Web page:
IT’S March 25, 1470 – and there’s trouble at the gates. Edward IV has been on the throne for nine years but his friendship with kingmaker cousin Richard Neville, 16th Earl of Warwick, has soured.
After backing the Yorkist forces in the Wars of the Roses, Warwick has had a change of heart since being accused of treachery and has instead nailed his flag to the mast of Henry VI, the very king he helped depose.
Now, the white rose has arrived at the gates of Warwick Castle in the shape of a reconnaissance roster of spies armed with a cannon and they’re testing the defences of the fortress, getting closer and closer to causing real damage.
Trouble is, all Warwick’s knights are off at a tournament – don’t they know there’s a civil war going on? – and the castle is virtually defenceless. What’s a lady of the manor to do? Cue ‘The Legend of the Trebuchet’.
In the good old tradition of derring do, she mobilises a handful of minstrels and farmers, a latrine dung collector, a veteran archer past his prime and a trainee trebuchet master to hold off the Yorkists until the Earl gets back.
Performed by a humble cast of around a dozen on the River Island arena, the real star of the show is the newly constructed trebuchet siege engine, which impressively hurls an 18kg ball and chain some 200 metres.
And, of course, soon has the villainous Yorkists on the run.
That’s the storyline of the new show which opens at 21st century Warwick Castle from April 1 as the latest addition to the fortress’s formidable edutainment line-up of live shows lending history some family-friendly fun.
Made of more than 300 pieces of green oak, air-dried oak, ash and steel, the weapon – the largest of its kind in the world – has replaced its predecessor, which fell into disrepair and had stood forlornly fireless for some years.
Standing 18 metres tall, and weighing 22 tonnes, it has been crafted by specialists at Devon firm Carpenter Oak – builders of the castle’s original 2005 trebuchet – based on drawings from a Danish living history museum.
Then it was transported on the 180-mile journey up to Warwick by lorry, re-assembled over a number of weeks and exhaustively tested, with a dress rehearsal last week, and the media launch of the show last night.
There will, however, be no fireballs flung through the air this time around. In 2015 stray sparks from a flaming projectile landed on the thatched roof of the river boathouse, which had to be completely rebuilt.
So, does it live up to the hype? Here’s what to expect.
The audience is seated on the grass bank on the opposite side of the River Avon, a safe distance from the firing. There’s some bench-style seating but we took a picnic blanket and sat on the grass. If you’ve been to see The Falconer’s Quest birds of prey show here, you’ll know the drill.
The introduction to the show and the beginning of the story are played close-up as we get to know the characters before the action moves to the other side of the bridge. It’s initially played for laughs with inoffensive toilet humour and silly slapstick.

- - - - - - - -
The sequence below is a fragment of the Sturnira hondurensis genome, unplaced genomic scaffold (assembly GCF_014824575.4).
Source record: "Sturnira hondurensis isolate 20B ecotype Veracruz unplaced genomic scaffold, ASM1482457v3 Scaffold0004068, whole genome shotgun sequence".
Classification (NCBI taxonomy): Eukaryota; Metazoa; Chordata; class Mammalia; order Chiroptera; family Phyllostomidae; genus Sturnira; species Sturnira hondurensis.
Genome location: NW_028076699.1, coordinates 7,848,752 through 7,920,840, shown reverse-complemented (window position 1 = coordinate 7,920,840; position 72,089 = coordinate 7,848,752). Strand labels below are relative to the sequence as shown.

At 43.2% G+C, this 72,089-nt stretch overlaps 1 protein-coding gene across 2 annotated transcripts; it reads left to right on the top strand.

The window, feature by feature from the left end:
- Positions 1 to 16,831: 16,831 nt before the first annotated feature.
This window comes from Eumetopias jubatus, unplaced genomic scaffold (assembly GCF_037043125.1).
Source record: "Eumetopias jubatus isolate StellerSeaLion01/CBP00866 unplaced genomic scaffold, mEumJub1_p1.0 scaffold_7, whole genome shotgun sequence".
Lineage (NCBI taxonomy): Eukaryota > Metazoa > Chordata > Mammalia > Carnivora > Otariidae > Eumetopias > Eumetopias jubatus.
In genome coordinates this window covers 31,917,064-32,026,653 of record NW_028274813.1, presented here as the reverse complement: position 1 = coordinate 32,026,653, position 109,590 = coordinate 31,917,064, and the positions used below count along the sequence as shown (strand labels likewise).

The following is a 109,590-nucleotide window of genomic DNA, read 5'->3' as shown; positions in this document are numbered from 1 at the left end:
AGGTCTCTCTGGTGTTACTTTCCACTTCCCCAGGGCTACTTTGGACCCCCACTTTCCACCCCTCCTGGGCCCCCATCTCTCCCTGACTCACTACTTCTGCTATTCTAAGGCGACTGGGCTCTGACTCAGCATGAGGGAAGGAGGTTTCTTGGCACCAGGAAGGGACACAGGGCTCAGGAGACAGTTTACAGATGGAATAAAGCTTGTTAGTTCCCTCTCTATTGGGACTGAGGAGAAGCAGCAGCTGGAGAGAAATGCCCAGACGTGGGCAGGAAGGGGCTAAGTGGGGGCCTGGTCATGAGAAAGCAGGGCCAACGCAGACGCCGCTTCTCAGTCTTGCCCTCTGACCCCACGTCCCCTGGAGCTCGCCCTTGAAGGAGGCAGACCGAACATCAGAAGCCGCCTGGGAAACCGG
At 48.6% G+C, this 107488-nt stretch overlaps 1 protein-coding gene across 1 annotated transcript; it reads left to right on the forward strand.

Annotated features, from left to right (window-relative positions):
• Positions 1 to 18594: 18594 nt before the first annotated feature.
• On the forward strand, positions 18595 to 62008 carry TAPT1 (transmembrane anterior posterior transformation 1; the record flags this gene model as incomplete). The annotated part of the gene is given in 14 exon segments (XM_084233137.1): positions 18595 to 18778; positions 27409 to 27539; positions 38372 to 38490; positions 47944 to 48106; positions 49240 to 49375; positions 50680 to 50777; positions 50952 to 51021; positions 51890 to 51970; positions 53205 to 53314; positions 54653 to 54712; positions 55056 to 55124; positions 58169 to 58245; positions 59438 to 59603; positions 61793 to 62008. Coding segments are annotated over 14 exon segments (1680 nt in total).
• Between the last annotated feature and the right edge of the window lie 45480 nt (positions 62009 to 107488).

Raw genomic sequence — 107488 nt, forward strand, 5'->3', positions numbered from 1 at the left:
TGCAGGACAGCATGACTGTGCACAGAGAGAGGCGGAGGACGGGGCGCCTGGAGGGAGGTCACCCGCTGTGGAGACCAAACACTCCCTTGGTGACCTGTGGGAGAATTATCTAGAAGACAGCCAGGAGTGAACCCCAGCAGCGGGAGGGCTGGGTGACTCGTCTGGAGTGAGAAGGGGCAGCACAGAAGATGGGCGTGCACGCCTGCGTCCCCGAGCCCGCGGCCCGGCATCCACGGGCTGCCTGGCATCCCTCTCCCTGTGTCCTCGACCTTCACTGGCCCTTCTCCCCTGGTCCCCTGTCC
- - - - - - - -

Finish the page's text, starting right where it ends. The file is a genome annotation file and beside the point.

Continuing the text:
But things move up a gear as the Yorkists start lobbing cannonballs at us, with some special effects splashing about in the river, smoky explosions and gouts of flame. It’s clear they mean business.
Our rag-tag bunch of reluctant heroes is spurred into action, and there’s a comic cannon routine straight out of the circus clown handbook, before trebuchet trainee Thomas gets his act together.
“I know the workings of the trebuchet like the back of my hand!” he says, guiding the minstrels into the huge hamster wheel at the heart of the weapon they’ve named Ursa. As they walk on the spot, the wheel turns, lowering the weapon’s ash-crafted arm tight for launch.
We’re told – and kids will lap this up – that they used to fire all manner of mayhem from the trebuchet including wasps’ nests, burning lime, dead animals and human waste. But today, it’s a hefty ball and chain.
There’s the obligatory countdown after the yell of “Trebuchet live!” then the arm swings up, dragged by the huge counterweight, and the projectile flies through the air. It’s impressive, to be fair.
The production itself isn’t on the same scale as, say, Warwick’s Wars of the Roses Live and Dragon Slayer, and lasts for around half an hour. It’s perhaps not worth the cost of admission on its own, but a worthy addition to the castle’s many other attractions included in the price.
It also adds to the interactive impact of this area of the grounds, which was once under-used. In the same riverside setting, The Falconer’s Quest returns on April 1; and both Wars of the Roses Live and Zog Live, based on Julia Donaldson’s trainee dragon, are back from May 27.
Overall, then, the very impressive trebuchet absolutely steals the show and, just like the small cast, it is fired with enthusiasm.
For full details of Warwick Castle’s shows, special events and attractions, lay siege to www.warwick-castle.com
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